The Olympics aren’t just about sports. They’re also a natural segue into learning about geography (both physical and political) and cultural diversity. Simple crafts, snacks and games easily up the ante, making this special event educational as well as enjoyable.

 

Let the Countdown Begin!

To prepare for the opening ceremonies, make a paper chain (with the Olympic ring color pattern in succession, of course!) to use as a family countdown. Each day let a different family member tear off a ring. Add a little extra pizazz by including a fun fact or trivia bit about the Olympics on the inside of each ring (think of it as the fortune found within a fortune cookie).

----------------------------Fun Fact-------------------------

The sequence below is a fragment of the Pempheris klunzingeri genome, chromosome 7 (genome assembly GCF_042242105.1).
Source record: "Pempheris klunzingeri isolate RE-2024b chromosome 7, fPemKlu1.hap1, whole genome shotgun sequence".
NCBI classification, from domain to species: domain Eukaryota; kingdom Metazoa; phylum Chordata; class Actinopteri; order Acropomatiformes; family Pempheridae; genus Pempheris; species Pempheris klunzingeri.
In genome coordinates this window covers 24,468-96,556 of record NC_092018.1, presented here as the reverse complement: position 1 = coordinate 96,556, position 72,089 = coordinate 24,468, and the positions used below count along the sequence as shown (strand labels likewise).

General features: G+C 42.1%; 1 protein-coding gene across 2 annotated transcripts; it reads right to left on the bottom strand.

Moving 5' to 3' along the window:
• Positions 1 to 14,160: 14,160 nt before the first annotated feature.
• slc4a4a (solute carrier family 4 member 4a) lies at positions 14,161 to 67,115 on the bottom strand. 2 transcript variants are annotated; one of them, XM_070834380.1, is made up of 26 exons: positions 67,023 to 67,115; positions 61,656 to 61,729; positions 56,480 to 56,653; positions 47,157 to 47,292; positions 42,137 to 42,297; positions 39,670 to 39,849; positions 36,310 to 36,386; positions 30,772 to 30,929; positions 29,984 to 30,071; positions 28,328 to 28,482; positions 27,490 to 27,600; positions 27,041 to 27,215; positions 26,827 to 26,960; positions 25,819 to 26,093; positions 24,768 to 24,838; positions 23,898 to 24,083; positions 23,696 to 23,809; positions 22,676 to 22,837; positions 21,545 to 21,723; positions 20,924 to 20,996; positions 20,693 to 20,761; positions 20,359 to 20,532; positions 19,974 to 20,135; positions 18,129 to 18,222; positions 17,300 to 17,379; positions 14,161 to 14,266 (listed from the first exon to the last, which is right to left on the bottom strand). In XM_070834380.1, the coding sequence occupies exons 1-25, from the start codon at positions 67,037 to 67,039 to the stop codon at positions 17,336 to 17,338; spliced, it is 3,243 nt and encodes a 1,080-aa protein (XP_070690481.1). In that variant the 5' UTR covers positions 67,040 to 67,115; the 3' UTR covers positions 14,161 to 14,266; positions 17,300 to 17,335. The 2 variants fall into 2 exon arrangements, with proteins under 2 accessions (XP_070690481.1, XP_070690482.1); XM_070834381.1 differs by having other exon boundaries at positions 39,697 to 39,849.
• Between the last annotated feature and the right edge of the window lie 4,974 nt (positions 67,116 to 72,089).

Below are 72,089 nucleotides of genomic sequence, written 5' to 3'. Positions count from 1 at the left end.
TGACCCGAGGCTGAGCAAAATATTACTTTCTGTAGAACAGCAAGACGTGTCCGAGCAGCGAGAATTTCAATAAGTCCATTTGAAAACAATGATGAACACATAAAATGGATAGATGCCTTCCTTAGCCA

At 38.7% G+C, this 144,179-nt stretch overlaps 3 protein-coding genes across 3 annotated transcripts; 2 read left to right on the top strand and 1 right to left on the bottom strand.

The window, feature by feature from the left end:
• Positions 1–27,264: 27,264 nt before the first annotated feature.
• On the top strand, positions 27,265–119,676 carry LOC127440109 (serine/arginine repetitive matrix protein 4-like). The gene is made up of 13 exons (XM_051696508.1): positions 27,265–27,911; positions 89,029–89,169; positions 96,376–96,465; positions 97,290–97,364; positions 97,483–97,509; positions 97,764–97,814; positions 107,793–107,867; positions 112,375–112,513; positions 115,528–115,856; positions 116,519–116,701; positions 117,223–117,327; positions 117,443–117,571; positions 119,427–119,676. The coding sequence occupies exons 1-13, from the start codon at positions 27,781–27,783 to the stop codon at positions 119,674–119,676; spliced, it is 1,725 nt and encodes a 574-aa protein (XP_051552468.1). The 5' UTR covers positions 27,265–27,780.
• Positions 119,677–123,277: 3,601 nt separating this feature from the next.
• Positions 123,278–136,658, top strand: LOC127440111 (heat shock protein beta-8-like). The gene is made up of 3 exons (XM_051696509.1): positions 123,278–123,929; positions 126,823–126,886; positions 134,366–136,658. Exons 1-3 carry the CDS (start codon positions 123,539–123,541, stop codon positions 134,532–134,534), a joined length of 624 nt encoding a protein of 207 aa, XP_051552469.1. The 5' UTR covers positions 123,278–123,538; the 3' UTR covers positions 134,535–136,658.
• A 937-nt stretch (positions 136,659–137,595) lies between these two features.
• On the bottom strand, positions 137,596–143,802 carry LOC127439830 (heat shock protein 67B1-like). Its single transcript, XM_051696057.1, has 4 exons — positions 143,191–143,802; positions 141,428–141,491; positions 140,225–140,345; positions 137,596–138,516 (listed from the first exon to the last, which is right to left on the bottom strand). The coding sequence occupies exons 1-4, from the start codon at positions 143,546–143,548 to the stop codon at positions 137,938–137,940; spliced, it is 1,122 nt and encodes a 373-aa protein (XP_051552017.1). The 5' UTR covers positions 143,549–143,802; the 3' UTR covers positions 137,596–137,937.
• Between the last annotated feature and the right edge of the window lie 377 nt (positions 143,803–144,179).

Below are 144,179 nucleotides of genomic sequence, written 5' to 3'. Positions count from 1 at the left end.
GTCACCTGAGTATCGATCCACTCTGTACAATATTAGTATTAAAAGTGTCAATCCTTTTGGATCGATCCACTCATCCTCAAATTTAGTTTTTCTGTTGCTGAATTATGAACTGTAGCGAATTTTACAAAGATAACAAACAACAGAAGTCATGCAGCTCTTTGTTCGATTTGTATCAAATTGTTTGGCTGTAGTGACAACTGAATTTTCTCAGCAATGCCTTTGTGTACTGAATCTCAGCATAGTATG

How young was the youngest Olympic competitor and medalist? How many women competed in the first winter Olympics? Which continents have never held an Olympic game? For answers to these questions (as well as many more Olympic fun facts), check out KCParent.com.
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This Little Light of Mine

The Olympic torch has long been a sign of peace and friendship between participating nations. New torches are designed for each Olympic Games. Why not design your own custom torches as a family? All you will need are:

 

  • Empty toilet paper rolls (or empty paper towel rolls cut in half)
  • Gold spray paint
  • Hot glue
  • Yellow and orange tissue paper (four pieces each, cut into 5-inch squares)
  • Orange cupcake wrappers
  • Battery-operated tea lights